With Coronavirus Stimuli Timing is Everything
The Senate recently voted to increase the funding for the Paycheck Protection Program, in doing so exposed some of the issues relating to the program. One key issue: timing. The importance on timing flows to some of the tax provisions in the law as well. In drafting the Coronavirus Aid, Relief, and Economic Security Act (CARES Act) many tax provisions were added to ensure businesses could maximize cash flow in the short term. However, if taxpayers are not paying attention to timing they could see reduced provisions or lose them completely.
One area that is critical to timing is the change to Qualified Improvement Property (QIP). Under the CARES Act the “retail glitch” for QIP was fixed. The simple explanation for this is QIP is not eligible for bonus depreciation. This fixes an error that affected many taxpayers for the 2018 and 2019 tax years. A taxpayer that placed in service QIP in 2018 or 2019 can now fully deduct these assets through bonus depreciation. However, there are multiple ways that a taxpayer can make this change. For a taxpayer that has filed their 2018 return, but has not yet filed 2019, they can choose to amend their return, or file a form 3115. A taxpayer that as filed both their 2018 and 2019 return can only fix QIP installed in 2018 by filing a form 3115 “Change in Accounting Method”. This is time critical for two reasons.
The first reason is that a taxpayer with QIP installed in 2018 may prefer to amend that return if their tax rate was higher in 2018 than in 2019. If the taxpayer files their 2019 return, they will be locked out of amending 2018. For a taxpayer that has already filed 2019 the timing is just as critical. The IRS allows a taxpayer to amend their 2019 return with a form 3115 up until the extension date (Rev. Proc. 2015-13 Section 6.03(4)(a)(ii)). This means a taxpayer that has already filed their 2019 return, can go back, and file a 3115 for 2019 by amending their return, and could see a refund in the short term.
Timing is especially important when Net Operating Losses (NOLs) are considered. With the new carry back provisions, a taxpayer needs to consider not only the years in which deductions are taken, but also the years in which they could carry back these deductions. Take for example a taxpayer that had high taxable income in 2017 and 2019, but due to a plant renovation and equipment acquisitions had no taxable income in 2018. Because of the renovation the taxpayer is sitting on significant QIP in the 2018 tax year. If they amend their 2018 return, they will create losses that they can carry back into 2017. However, if they file their 2019 return with the 3115 those changes would reduce their 2019 taxable income. Since the Tax Cuts and Jobs Act (TCJA) reduced tax rates starting in 2018, this taxpayer might be better off amending their 2018 return, increasing their losses and carrying those losses back to 2017.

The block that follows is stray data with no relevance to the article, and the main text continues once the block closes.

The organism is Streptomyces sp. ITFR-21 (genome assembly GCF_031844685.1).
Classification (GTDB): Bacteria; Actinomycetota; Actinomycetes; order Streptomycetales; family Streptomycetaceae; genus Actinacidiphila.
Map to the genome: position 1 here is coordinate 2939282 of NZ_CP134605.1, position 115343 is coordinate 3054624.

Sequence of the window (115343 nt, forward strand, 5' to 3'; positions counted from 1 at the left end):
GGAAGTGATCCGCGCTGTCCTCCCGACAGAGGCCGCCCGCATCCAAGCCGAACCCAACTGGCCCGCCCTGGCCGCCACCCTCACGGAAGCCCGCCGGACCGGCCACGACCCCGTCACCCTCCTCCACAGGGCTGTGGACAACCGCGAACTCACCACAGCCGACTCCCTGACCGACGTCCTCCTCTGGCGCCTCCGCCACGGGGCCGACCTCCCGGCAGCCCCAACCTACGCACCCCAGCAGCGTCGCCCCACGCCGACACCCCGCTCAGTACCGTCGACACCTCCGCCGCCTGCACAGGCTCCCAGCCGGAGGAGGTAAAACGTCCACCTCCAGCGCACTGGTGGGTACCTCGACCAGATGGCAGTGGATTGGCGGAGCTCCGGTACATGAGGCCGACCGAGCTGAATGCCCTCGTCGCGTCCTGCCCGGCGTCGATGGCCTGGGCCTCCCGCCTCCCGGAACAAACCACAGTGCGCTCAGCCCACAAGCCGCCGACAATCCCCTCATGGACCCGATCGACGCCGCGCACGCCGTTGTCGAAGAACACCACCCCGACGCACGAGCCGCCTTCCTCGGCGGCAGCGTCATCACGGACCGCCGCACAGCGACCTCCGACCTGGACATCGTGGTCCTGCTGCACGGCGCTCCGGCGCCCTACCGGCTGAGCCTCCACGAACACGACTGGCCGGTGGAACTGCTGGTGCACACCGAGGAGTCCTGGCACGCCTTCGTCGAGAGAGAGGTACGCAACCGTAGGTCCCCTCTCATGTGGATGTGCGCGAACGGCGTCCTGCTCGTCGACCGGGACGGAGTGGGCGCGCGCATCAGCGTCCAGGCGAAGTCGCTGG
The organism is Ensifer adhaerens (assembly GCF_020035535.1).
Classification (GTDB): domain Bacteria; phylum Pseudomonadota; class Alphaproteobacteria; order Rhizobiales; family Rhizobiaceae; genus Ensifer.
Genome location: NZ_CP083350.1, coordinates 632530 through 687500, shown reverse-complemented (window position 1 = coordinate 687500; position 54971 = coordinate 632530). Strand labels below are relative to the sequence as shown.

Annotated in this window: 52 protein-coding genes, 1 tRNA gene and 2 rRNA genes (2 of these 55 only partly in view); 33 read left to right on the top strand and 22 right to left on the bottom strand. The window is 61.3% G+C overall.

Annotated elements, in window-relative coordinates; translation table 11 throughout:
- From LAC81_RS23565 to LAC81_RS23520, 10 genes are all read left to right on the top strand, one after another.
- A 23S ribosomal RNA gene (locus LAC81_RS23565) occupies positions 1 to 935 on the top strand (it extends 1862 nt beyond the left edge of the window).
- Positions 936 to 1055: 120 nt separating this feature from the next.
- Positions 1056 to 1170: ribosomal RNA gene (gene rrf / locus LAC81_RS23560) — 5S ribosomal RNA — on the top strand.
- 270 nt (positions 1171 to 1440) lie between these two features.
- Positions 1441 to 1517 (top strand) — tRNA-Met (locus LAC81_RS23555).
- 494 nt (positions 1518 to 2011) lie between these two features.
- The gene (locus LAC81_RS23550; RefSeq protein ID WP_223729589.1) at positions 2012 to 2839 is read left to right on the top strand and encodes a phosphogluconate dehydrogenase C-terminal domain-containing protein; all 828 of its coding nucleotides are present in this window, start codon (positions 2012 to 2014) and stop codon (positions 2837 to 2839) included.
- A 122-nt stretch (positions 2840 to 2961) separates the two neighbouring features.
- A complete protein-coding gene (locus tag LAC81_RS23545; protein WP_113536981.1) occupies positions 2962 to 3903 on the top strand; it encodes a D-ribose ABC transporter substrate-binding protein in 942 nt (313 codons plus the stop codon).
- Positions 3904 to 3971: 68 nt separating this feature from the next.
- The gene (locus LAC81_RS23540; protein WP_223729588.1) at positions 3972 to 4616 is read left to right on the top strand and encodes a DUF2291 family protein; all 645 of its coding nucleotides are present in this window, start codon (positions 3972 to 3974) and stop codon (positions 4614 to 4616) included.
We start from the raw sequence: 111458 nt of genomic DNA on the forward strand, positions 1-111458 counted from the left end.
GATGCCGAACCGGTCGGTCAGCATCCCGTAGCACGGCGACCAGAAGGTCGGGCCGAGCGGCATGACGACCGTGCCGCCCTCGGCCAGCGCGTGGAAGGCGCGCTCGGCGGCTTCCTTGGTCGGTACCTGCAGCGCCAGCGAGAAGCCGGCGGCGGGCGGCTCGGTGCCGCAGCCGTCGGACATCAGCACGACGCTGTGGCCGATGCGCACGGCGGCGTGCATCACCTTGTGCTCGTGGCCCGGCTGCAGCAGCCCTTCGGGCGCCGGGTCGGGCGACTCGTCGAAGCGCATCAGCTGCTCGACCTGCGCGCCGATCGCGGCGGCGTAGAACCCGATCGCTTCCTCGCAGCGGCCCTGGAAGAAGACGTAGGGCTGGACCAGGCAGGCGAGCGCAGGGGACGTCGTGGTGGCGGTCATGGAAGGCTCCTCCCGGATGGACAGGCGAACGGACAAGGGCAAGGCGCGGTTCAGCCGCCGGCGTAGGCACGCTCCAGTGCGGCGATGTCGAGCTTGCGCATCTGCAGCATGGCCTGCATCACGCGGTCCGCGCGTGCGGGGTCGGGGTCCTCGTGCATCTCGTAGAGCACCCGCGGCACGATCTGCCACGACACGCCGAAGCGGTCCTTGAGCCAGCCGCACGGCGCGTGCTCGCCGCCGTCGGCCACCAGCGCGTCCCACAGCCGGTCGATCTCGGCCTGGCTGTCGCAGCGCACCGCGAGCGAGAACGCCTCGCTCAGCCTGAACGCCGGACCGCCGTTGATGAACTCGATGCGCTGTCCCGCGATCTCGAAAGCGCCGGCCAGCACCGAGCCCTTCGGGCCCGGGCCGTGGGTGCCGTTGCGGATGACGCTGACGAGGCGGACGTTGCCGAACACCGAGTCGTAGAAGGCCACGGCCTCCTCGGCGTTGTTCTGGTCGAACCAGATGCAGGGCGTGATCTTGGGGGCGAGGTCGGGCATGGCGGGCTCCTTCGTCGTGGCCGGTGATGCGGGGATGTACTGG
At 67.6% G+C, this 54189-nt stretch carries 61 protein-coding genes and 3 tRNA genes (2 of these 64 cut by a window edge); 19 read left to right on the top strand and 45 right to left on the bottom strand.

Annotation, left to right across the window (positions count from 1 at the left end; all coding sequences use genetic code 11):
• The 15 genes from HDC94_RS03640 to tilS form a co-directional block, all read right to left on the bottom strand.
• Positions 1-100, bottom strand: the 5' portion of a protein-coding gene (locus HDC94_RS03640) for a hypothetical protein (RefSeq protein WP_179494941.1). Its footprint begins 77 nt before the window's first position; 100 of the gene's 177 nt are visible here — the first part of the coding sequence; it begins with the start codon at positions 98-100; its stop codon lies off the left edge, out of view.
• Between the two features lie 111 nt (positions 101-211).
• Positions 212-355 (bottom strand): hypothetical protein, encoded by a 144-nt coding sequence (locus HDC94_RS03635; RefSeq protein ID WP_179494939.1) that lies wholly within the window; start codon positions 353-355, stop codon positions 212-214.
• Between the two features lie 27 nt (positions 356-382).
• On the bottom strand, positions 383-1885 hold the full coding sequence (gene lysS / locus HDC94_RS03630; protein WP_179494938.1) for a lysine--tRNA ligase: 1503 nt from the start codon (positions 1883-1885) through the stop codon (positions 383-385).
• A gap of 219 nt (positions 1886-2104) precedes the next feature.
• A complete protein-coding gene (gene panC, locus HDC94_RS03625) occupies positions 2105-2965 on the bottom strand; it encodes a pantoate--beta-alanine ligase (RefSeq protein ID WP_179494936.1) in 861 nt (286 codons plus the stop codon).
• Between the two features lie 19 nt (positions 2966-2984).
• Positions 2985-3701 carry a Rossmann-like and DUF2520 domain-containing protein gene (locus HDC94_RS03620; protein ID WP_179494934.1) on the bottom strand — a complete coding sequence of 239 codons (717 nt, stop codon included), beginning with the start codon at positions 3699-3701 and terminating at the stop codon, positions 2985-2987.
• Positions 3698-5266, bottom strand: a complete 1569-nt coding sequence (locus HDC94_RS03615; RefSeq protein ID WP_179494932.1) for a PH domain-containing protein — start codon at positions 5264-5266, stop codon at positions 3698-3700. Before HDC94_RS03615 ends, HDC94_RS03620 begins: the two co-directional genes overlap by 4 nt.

Timing is also critical for certain partnerships. Under the 2015 Bipartisan Budget Act (BBA), partnerships that did not elect out were not allowed to amend returns starting with tax years beginning on or after 1/1/18. This means that for these partnerships amending returns to take advantage of the changes in the CARES Act would be limited. The IRS answered this in Rev. Proc. 2020-23. Under this Revenue Procedure eligible partnerships are allowed to amend partnership returns for the 2018 and 2019 tax years. However, this requires that the partnership files amended Forms 1065, and furnishes Schedules K-1, before September 30, 2020. This creates another critical timing issue that companies need to be aware of in this current economic environment.
While we pointed out two timing issues above, there are other timing issues to consider as it relates to these provisions. From electing out of the “Real Property Trade or Business Election” as detailed in Rev. Proc. 2020-22, to taking advantage of the accelerated AMT credit refund provisions under the CARES Act. The key factor for taxpayers and tax professionals to remember is to not hesitate on these provisions. Businesses are in desperate need of cash flow in this difficult time, it is important to get the timing right on tax provisions in order to help provide needed cash infusion.
Interested in hearing the latest updates? Join us this Wednesday, April 29th
WEBINAR: Handling NOL Carrybacks and other Technical Issues Related to the CARES Act
The CARES Act updated many parts of the tax code including allowing for temporary 5-year NOL Carrybacks, as well as changes to Qualified Improvement Property. We will answer administrative questions regarding Revenue Procedures 2020-22, 2020-23, and 2020-25 as well as issues related to these changes. In this webinar we will discuss these changes and the tax planning opportunities they create including: details behind each Revenue Procedure, how to utilize changes to maximize cash flow, and tax planning opportunities. Dave will also cover updates to the CARES Act, including increased funding for businesses.
Host: Dave McGuire
Date: Wednesday, April 29th
Time: 11am ET/10am CT/ 9am MT/ 8am PT